The hubshell. Initially 40h was the most common option, with 36h for export markets. However with the rise in popularity of the Moulton, SA deigned to make 28h hubshells. Hence the first moultons had 36 spoke wheels, but after a year or two they got 28 spoke ones instead. 40h hubshells disappeared some time in the 1960s leaving 36h and 28h options, which is pretty much what you can still buy now (although I perhaps have not seen 28h steel from Taiwan, only 28h alloy). If you want to spoke a SA AW hub with a 32h rim, this is most easily accomplished with a 40h shell; two spoke lengths are required.

Low gear pawls. Originally these were made symmetric (i.e. with the pivot central) and could be installed two (although it appears to be four, it isn't) ways round, but at some time (exact date unknown) this design was changed so that the pawl has a short side and a long side. This ought to give more positive engagement. There may also be changes in the tip radius of these pawls.

Ring gear. In early AW hubs they are an 'interrupted' pattern i.e. there were separate, staggered, drive dogs internally which the sliding clutch engaged with in first and second gears. At some point (before 1950 I think) the design was changed to four continuous internal ribs (splines). This gives a slightly draggier shift between 2 and 1 but it also makes it nigh-on impossible for the gear to slip when '1' is selected, even if the adjustment is dreadful.

Ring gear. The four ribs inside the ring gear which the clutch engages with are not as they appear to be. They appear to be regularly (evenly) spaced, at exactly 90 degrees, but in reality they are usually not positioned evenly; they are in two opposite pairs set at angle intervals of slightly over and slightly under 90 degrees. This means the cruciform clutch is never driving on all four fingers, only ever two. I think that this arrangement may be to reduce wear between the clutch tips and the ribs; certain forms of non-concentricity are better tolerated by two-finger drive.

Sliding clutch and spring carrier. These parts have received several minor changes and ideally they should be used as a matched set. In particular the carrier sleeve ought to be a match for the clutch itself; the flange on the carrier can be of different widths and likewise the recess in the back of the clutch. The earliest illustrations of AW gears show a ramped clutch but I've never seen one of these in the flesh. The clutch was machined from (overthickness) solid to start with but this was changed to a much simpler/cheaper component, pressed from sheet steel. There isn't much to choose between them in how they work, but on balance I prefer the spring carrier to be of the sort that inhibits the end of the spring splaying out.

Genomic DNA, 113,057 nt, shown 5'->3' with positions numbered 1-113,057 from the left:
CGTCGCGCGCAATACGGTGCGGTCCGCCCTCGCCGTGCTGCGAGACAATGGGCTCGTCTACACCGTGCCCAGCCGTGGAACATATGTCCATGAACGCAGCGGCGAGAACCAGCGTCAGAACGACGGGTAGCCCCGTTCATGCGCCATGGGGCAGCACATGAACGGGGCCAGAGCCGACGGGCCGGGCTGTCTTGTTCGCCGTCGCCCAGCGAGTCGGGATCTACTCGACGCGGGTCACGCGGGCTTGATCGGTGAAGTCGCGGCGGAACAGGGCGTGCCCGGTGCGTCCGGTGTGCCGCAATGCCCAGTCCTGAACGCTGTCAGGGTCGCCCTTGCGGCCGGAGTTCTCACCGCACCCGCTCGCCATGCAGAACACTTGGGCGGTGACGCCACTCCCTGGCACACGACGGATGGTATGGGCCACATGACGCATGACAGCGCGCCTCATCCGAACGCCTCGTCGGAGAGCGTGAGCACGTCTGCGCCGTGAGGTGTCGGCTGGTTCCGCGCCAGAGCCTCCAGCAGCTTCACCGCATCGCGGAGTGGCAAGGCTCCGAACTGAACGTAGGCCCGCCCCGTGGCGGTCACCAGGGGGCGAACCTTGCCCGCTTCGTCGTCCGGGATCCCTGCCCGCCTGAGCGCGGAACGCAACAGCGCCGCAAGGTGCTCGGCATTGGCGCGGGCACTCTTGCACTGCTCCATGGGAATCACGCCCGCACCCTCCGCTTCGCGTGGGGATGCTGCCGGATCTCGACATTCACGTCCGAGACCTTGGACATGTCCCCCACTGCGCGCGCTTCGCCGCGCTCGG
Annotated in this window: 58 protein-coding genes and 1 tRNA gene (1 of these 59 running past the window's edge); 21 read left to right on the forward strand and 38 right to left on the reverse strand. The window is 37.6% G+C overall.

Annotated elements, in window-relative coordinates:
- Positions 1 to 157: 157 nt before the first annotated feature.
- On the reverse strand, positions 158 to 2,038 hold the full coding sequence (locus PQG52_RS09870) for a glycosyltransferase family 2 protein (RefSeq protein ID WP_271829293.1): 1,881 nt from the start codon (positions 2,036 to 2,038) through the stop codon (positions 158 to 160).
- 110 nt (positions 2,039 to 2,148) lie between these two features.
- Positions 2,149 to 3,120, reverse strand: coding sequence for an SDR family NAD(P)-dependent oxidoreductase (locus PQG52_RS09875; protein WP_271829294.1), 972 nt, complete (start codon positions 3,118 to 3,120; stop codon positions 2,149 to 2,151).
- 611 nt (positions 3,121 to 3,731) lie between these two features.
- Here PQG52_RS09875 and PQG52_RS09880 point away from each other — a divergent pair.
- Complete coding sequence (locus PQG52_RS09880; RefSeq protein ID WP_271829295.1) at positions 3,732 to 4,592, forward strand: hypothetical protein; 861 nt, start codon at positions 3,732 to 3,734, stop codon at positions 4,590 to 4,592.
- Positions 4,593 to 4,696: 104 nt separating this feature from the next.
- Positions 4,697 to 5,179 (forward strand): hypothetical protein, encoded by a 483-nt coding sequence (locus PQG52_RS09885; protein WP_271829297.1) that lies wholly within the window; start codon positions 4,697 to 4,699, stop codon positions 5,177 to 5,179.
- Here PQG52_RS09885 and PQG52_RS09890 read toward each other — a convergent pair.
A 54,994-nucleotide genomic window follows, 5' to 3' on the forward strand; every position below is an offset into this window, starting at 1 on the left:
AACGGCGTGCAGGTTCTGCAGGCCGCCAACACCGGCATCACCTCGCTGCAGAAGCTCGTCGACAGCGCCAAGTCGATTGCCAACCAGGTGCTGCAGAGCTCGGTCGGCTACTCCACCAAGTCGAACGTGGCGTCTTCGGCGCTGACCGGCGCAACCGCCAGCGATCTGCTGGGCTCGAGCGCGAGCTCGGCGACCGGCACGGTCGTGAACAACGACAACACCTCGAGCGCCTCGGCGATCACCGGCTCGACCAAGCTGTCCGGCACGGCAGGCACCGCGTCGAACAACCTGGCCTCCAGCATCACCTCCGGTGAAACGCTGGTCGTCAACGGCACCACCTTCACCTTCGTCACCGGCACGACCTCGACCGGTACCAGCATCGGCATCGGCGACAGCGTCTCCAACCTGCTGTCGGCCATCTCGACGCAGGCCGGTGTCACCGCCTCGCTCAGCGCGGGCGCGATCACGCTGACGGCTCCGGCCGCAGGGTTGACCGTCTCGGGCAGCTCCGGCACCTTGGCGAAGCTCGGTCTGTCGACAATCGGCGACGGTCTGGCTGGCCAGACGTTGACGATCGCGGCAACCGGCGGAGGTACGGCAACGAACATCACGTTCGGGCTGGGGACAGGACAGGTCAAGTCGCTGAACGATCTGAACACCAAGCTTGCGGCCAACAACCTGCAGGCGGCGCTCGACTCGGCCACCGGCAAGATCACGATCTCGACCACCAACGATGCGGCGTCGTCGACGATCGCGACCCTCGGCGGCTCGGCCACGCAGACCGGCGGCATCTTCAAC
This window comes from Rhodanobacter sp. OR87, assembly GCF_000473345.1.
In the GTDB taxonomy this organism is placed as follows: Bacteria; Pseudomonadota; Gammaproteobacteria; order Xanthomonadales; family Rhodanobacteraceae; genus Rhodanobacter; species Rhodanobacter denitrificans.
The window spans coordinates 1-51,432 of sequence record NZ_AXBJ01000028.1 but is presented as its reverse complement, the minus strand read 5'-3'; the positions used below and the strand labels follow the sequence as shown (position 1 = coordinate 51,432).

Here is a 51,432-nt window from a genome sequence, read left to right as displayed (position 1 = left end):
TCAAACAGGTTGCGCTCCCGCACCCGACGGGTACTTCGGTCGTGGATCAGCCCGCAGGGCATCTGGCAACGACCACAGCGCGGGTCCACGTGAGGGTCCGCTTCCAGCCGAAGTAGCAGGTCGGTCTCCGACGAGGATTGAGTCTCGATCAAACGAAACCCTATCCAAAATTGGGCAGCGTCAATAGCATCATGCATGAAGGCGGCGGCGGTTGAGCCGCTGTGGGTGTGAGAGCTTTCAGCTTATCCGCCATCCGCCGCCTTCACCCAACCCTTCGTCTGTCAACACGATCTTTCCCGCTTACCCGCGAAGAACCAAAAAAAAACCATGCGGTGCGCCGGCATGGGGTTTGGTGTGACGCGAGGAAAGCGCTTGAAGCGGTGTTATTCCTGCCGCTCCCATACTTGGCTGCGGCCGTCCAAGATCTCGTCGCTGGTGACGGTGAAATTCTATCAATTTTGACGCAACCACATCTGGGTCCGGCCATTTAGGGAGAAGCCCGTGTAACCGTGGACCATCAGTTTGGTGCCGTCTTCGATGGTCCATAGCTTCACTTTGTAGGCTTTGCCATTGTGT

The clutch spring; This appears to exist in LH and RH wound forms. The current NIG AW uses a RH wound spring, but I don't think it makes any real difference in a pre-NIG AW.

Spring cap. There is a small cap over the RH end of the clutch spring. The spring (unlike in a NIG-AW) shouldn't ever rotate in service; the only time it sees a twisting load is when the RH cone is tightened. However the cap needs to be intact to prevent the end of the spring from splaying; it doesn't have to splay far before it is on the sloping part of the RH cone and this soon mangles the RH hub bearing. Some steel spring caps seem not to want to fit between the balls in the RH bearing when being fitted from right to left, which is rather irritating when reassembling a hub. Occasionally a plastic spring cap will crack, so check for this when servicing a hub.

Cones. These have a pressed on labyrinth seal part, which through manufacture (or wear) often ends up with a razor-sharp edge. I have lost count of the number of times I have lacerated my fingers when screwing the RH cone down against the clutch spring.